Home > FFmpeg, Video > BBC R&DTV – Creative Commons Tech TV

BBC R&DTV – Creative Commons Tech TV

In an interesting, and to be applauded, move from the BBC, they are now releasing a technology based television programme under a Creative Commons non-commercial attribution licence. R&DTV’s first episode is now available for free download in a number of file formats. There is a full 30 minute version available, a shorter 5 minute highlight version, as well as a complete Asset Bundle, which includes rushes that may not have made it into the final programme versions.

The BBC’s RAD blog has a launch announcement about this, followed up by another post 24 hours later outlining some small fixes.

The programme is PAL 720×576. The aspect appears to be 14:9 anamorphic. The little person inside me who wants the greatest and the best all the time, wonders why the filming wasn’t done in HD, even HDV would do.

I thought the “formats” described on the R&DTV website were a bit vague. What does QuickTime format and Matroska format really mean? Sure, I know about QuickTime and Matroska containers, but this doesn’t say anything about the video and audio essence contained therein. The best way to find out about this is to download each video and let FFmpeg take a look.

QuickTime Format (461.3MB):

Input #0, mov,mp4,m4a,3gp,3g2,mj2, from ‘RDTV_ep1_5mins.mov’:
Duration: 00:05:59.08, start: 0.000000, bitrate: 10777 kb/s
Stream #0.0(eng): Audio: pcm_s16le, 48000 Hz, stereo, s16, 1536 kb/s
Stream #0.1(eng): Video: h264, yuv420p, 720×576, 25 tbr, 25 tbn, 50 tbc

That’s H.264 video with PCM audio. Strange they didn’t use AAC audio in a QuickTime file. Looking at that 10Mbps bitrate though, I’m guessing perhaps the BBC is expecting people to use this version for editing. But then why use H.264, rather than something that’s I-Frame only like IMX50? There’s also an Uncompressed version and another QuickTime version, which we’ll come to later.
 
Matroska Format (28.4MB):

Input #0, matroska, from ‘RDTV_ep1_5mins.mkv’:
Duration: 00:05:59.04, start: 0.000000, bitrate: N/A
Stream #0.0(eng): Video: mpeg4, yuv420p, 720×576 [PAR 1:1 DAR 5:4], 25 tbr, 1k tbn, 25 tbc
Stream #0.1(eng): Audio: aac, 48000 Hz, stereo, s16

Generic mpeg4 video this time (Xvid perhaps) and here’s our AAC audio!

MP4 Format (65.4MB):

Input #0, mov,mp4,m4a,3gp,3g2,mj2, from ‘RDTV_ep1_5mins.mp4′:
Duration: 00:05:59.10, start: 0.000000, bitrate: 1526 kb/s
Stream #0.0(eng): Video: h264, yuv420p, 720×576 [PAR 1:1 DAR 5:4], 25 tbr, 48k tbn, 50 tbc
Stream #0.1(eng): Audio: aac, 48000 Hz, stereo, s16

H.264 video again and AAC audio again. When opening this file with Totem to view, the Comments section says “HandBrake 0.9.3 2008121800″. Nice to know the BBC is using Open Source software for at least some of their video transcoding.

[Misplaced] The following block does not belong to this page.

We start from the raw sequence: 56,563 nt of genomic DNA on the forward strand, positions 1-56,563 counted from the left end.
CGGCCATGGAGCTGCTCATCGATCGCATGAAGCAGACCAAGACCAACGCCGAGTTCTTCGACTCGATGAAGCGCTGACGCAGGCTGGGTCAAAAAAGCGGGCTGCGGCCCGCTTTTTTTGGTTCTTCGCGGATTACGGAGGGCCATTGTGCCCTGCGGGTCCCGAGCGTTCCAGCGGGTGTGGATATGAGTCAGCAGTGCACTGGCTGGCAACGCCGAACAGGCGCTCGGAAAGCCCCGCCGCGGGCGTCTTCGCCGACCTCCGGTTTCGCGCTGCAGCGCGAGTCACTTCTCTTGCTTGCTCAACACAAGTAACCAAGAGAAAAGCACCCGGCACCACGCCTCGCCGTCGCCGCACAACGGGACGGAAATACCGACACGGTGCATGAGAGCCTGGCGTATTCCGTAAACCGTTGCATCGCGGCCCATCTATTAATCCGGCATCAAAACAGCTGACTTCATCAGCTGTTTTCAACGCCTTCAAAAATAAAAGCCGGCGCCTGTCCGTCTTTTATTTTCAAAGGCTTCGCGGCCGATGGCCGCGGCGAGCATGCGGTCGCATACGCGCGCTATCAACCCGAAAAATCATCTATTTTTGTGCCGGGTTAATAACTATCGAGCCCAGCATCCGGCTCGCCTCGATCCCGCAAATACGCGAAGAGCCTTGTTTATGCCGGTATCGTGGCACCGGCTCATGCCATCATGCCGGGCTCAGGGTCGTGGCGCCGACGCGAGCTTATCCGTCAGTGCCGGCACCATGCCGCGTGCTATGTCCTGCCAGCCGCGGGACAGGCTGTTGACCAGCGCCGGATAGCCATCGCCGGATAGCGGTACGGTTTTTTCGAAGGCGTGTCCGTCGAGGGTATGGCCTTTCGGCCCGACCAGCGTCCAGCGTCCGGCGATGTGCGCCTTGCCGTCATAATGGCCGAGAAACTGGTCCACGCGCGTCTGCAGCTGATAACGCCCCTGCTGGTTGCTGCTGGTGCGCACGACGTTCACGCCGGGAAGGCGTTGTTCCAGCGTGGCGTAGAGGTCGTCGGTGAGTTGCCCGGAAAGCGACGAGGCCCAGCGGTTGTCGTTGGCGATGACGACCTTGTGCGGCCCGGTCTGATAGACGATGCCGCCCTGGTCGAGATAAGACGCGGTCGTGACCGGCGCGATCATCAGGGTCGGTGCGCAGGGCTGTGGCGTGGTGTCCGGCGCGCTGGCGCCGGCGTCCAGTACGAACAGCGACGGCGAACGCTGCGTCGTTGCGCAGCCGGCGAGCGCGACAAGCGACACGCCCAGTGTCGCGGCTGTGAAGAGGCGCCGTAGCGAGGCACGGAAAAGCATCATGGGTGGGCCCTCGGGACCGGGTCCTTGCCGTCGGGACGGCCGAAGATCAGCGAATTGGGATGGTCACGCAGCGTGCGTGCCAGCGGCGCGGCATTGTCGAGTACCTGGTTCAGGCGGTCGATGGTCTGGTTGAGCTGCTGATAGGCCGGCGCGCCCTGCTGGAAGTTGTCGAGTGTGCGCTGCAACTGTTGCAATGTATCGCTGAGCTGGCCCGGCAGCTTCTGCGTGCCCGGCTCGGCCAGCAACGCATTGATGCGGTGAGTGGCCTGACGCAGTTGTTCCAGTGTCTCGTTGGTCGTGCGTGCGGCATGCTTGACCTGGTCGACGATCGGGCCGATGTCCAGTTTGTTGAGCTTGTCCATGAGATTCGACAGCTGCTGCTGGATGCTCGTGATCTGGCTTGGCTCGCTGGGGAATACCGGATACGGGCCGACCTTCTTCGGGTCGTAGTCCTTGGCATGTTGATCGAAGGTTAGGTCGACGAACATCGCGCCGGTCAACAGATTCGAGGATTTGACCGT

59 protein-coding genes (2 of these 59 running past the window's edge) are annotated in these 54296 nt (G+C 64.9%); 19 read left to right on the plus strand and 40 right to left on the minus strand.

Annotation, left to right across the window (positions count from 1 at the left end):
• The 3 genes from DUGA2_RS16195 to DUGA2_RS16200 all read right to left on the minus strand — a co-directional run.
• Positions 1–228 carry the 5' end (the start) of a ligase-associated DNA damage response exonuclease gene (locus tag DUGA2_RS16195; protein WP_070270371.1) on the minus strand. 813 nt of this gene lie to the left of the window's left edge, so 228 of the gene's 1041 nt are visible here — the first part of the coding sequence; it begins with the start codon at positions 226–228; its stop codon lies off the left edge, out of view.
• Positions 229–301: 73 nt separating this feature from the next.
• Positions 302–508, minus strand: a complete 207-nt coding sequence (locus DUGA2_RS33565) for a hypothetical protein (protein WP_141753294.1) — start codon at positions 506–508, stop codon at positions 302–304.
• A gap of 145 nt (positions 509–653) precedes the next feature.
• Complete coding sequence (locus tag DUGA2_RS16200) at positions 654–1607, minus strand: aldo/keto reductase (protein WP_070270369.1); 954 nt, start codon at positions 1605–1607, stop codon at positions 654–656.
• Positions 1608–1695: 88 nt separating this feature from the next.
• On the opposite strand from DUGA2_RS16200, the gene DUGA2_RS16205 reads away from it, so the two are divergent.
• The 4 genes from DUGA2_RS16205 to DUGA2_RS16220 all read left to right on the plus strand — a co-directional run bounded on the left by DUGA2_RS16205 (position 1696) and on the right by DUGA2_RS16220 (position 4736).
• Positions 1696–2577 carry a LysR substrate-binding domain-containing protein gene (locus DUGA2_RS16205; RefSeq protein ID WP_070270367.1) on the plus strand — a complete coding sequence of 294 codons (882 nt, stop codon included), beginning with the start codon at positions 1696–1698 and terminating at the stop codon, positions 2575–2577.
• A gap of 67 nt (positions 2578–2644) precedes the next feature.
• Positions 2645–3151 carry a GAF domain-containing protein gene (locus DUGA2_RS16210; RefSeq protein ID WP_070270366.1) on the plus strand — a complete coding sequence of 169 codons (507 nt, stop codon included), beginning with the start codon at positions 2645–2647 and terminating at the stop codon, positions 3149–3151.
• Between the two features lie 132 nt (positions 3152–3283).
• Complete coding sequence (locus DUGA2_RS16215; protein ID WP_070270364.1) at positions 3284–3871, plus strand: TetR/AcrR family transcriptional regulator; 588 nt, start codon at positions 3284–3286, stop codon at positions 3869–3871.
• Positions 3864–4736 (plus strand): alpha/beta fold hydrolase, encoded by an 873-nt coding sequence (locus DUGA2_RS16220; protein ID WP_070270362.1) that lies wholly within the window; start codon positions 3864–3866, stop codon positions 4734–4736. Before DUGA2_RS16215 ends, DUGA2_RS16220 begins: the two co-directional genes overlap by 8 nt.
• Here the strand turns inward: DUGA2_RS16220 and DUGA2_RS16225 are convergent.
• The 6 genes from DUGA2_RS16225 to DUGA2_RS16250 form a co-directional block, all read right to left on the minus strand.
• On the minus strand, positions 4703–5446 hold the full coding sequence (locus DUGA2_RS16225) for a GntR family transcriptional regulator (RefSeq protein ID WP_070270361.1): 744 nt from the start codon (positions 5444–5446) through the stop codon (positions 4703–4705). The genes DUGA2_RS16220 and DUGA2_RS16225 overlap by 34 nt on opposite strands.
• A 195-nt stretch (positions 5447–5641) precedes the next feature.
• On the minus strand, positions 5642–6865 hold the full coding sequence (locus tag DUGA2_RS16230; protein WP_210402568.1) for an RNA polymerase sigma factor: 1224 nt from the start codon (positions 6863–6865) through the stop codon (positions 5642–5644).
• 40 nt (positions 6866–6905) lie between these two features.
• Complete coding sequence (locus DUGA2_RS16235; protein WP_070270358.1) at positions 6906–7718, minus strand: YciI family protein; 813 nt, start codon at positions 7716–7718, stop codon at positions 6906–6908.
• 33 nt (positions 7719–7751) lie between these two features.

AVI Format (63MB):

Input #0, avi, from ‘RDTV_ep1_5mins.avi’:
Duration: 00:05:59.04, start: 0.000000, bitrate: 1470 kb/s
Stream #0.0: Video: mpeg4, yuv420p, 720×576 [PAR 1:1 DAR 5:4], 25 tbr, 25 tbn, 25 tbc
Stream #0.1: Audio: mp3, 48000 Hz, stereo, s16, 160 kb/s

Generic mpeg4 video again, but this time with mp3 audio.

FLV Format (37.4MB)

Input #0, flv, from ‘RDTV_ep1_5mins.flv’:
Duration: 00:05:59.07, start: 0.000000, bitrate: 844 kb/s
Stream #0.0: Video: vp6f, yuv420p, 1024×576, 716 kb/s, 25 tbr, 1k tbn, 1k tbc
Stream #0.1: Audio: mp3, 44100 Hz, stereo, s16, 128 kb/s

VP6 for the video codec and mp3 for the audio. No surprises there then. The bitrate is quite low though for VP6 content, quality will suffer.

Ogg Format:

Input #0, ogg, from ‘RDTV_ep1_5mins.ogg’:
Duration: 00:05:59.08, start: 0.000000, bitrate: 683 kb/s
Stream #0.0: Video: theora, yuv420p, 720×576, PAR 1:1 DAR 5:4, 25 tbr, 25 tbn, 25 tbc
Stream #0.1: Audio: vorbis, 48000 Hz, 5.1, s16, 516 kb/s

Theora for the video and vorbis for the audio, again no surprises there. 5.1 audio is a nice touch though. However, again, the bitrate is very low. Why would the BBC do this? The MP4 version, with H.264 video at a higher bitrate, is going to look far superior.

QuickTime 2 Format (155MB):

Input #0, mov,mp4,m4a,3gp,3g2,mj2, from ‘RDTV_ep1_5mins_2.mov’:
Duration: 00:05:59.08, start: 0.000000, bitrate: 3627 kb/s
Stream #0.0(eng): Audio: pcm_s16le, 48000 Hz, stereo, s16, 1536 kb/s
Stream #0.1(eng): Video: h264, yuv420p, 720×576, 25 tbr, 25 tbn, 50 tbc

H.264 video and PCM audio. This second QuickTime file is found only on the FTP site and not linked to directly from the main page. The bitrate is much lower than the previous QuickTime file.

QuickTime Uncompressed Format (7GB):

Input #0, mov,mp4,m4a,3gp,3g2,mj2, from ‘RDTV_ep1_5mins_uncompressed.mov’:
Duration: 00:05:59.08, start: 0.000000, bitrate: 167428 kb/s
Stream #0.0(eng): Audio: pcm_s16le, 48000 Hz, stereo, s16, 1536 kb/s
Stream #0.1(eng): Video: rawvideo, uyvy422, 720×576, 25 tbr, 25 tbn, 25 tbc

There we go, raw video in the 4:2:2 colour space at 165Mbps, with PCM audio again. I wonder whether the content was filmed at anywhere near this resolution. Given that the programme is only SD, I’m guessing that the highest quality recording would have been done direct to Digital Betacam, which is only the equivalent of 90Mbps, unless of course the whole thing was done tapeless, which I must admit to doubting.

One last puzzlement is why a Dirac version wasn’t supplied, given that this is the BBC’s own R&D developed codec.
 

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Categories: FFmpeg, Video Tags: , , , ,
  1. April 18, 2009 at 16:27 | #1

    Story added

    This story has been submitted to fsdaily.com! If you think this story should be read by the free software community, come vote it up and discuss it here:
    http://www.fsdaily.com/EndUser/BBC_R_DTV_Creative_Commons_Tech_TV

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